Cooking with kids - loads of benefits.

Cooking with kids.

Cooking with kids – from toddlers to teenagers – has a lot of benefits. As well as being fun, cooking with your child can boost their development. Stir the pancake mix, measure one cup of water, roll out the dough…all of these cooking tasks help kids develop necessary academic, cognitive and motor skills to prepare them for success in school and life. Cooking with your kids offers a wide variety of opportunities to learn and grow!

As a child, you probably helped your mum or dad make meatballs or stir the mixture to make cookies. What you probably didn’t know was that you were developing valuable life skills. The many benefits of cooking with children include:

Increases Language Development through listening and following instructions for the steps of each recipe.

Enhances Fine Motor Skills - mixing the ingredients, rolling the dough and using

cookie cutters are all great ways to enhance a child’s fine motor strength and control.

These are skills needed to develop academic skills such as writing, cutting and colouring.

Help improve these skills even more by allowing them to slowly pour ingredients into

a bowl or quickly mix ingredients together. For older children, let them help flip the pancakes.

Increases Math Ability – through learning measurements such as cups, weight, teaspoons and tablespoons.

They will also understand fractions as well as utilise addition and subtraction skills.

Improves Reading Skills have children help you read recipes. Starting with numbers with the younger children, such as 2 cups of flour and 4 teaspoons of sugar. For older kids, have them read each step then follow the directions. This also helps enhance reading comprehension.

Introduces Scientific Concepts children will learn what happens when certain ingredients are mixed together as well as what happens when the measurements are incorrect.

Increases Focus and Attention - children need to stay focused and pay attention to each detail or the recipe will not be completed correctly. This also teaches planning and the importance of following each step.

Teaches Life Skills cooking is an important life skill for all people. Children can learn early on how to prepare their own cereal and pour their own drinks. Older kids can learn to cook meals for themselves and the family. This will allow them to be more independent and responsible individuals. Cooking also teaches kids various safety lessons such as not to touch a hot stove or how to use a knife correctly.

Promotes Healthy Eating by allowing children

to cook helps them learn what foods are healthy and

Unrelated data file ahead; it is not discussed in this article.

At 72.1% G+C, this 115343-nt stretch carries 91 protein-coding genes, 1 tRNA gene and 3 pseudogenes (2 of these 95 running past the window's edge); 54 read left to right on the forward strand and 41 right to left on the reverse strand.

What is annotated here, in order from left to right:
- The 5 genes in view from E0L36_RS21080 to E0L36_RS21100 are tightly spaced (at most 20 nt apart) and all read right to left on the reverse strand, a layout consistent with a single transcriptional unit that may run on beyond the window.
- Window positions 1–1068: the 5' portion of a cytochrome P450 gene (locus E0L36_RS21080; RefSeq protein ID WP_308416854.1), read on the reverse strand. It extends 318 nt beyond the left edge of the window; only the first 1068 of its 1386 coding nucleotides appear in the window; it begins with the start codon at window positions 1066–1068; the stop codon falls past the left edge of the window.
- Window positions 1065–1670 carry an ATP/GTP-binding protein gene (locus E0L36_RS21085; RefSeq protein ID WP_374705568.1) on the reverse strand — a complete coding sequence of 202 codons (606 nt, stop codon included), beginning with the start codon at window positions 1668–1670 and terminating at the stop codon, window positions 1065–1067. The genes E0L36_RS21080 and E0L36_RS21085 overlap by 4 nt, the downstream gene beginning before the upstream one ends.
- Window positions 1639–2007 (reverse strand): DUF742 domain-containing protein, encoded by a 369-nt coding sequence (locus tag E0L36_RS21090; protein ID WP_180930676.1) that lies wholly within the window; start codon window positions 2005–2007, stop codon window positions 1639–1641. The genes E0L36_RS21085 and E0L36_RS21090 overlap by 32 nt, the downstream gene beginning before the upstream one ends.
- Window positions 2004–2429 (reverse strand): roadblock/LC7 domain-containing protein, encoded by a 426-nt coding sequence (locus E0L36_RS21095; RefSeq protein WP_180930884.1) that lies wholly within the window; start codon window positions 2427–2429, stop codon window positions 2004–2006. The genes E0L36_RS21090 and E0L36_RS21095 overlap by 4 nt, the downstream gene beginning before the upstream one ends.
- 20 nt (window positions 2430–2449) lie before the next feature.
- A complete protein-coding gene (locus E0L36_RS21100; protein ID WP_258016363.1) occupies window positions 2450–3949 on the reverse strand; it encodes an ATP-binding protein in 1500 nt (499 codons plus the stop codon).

what are not.

It allows them to try new food that they may not

have tried otherwise.

It encourages them to eat at home instead of out which can often provide

unhealthy options. It allows for parents to introduce fresh, healthy foods to their children.

They can learn about how different foods look and where they come from.

They are more likely to try healthy food that they have helped to cook.

Boosts Self-Confidence - when a child is able to successfully complete a recipe and make a meal, they feel a sense of pride and confidence.

Encourages Family Bonding - cooking is a task that the entire family can enjoy! Make it a routine to cook Sunday dinner together each week or turn Friday night into make your own pizza night. They can also learn about family traditions, recipes and foods which they can cook in later years.

10 Kitchen Activities to complete with your children

Kitchen Fun Here are some functional everyday activities you can start building into your daily routines. These will help facilitate your child’s independence in the long term also.

Remember the easier the tasks are to set up, the easier it is for you and your children to complete. In addition, the more repetitive the daily practice, the greater the benefits of learning the skill.

Here are 10 super simple activities that children can practice daily when helping out in the kitchen at home. These helpful kitchen activities for kids also provide bilateral coordination practice (using both sides of the body at the same time).

· Spread butter, vegemite or jam on bread: one hand holds the knife and one hand holds the bread.

· Pouring a drink – one hand holds the jug and the other hand stabilises the cup.

· Mixing and stirring – hold the bowl with one hand and use the other hand to stir with a spoon.

· Open and close jars/containers – hold the container with one hand and open the lid with the other hand.

· Roll out dough – hold a rolling pin with both hands and roll out pizza, cookie or pie dough.

· Gather ingredients on the counter to help have everything ready.

· Wash fruit and vegetables – use both hands to gently clean the food.

· Pack up lunch or leftovers – using both hands wrap up the food.

· Set the table – carry the plates, silverware and cups to the table.

· Clean up - Wash any sticky or messy areas of the countertop. Wring out cloth when wet.

· Safety - You’ll still need to supervise and help your child with any tasks that involve the sharp knives and other utensils, the oven, stove and hot liquids.

Some safety ground rules that are appropriate for your child’s skills and understanding will help to make your kitchen safe.

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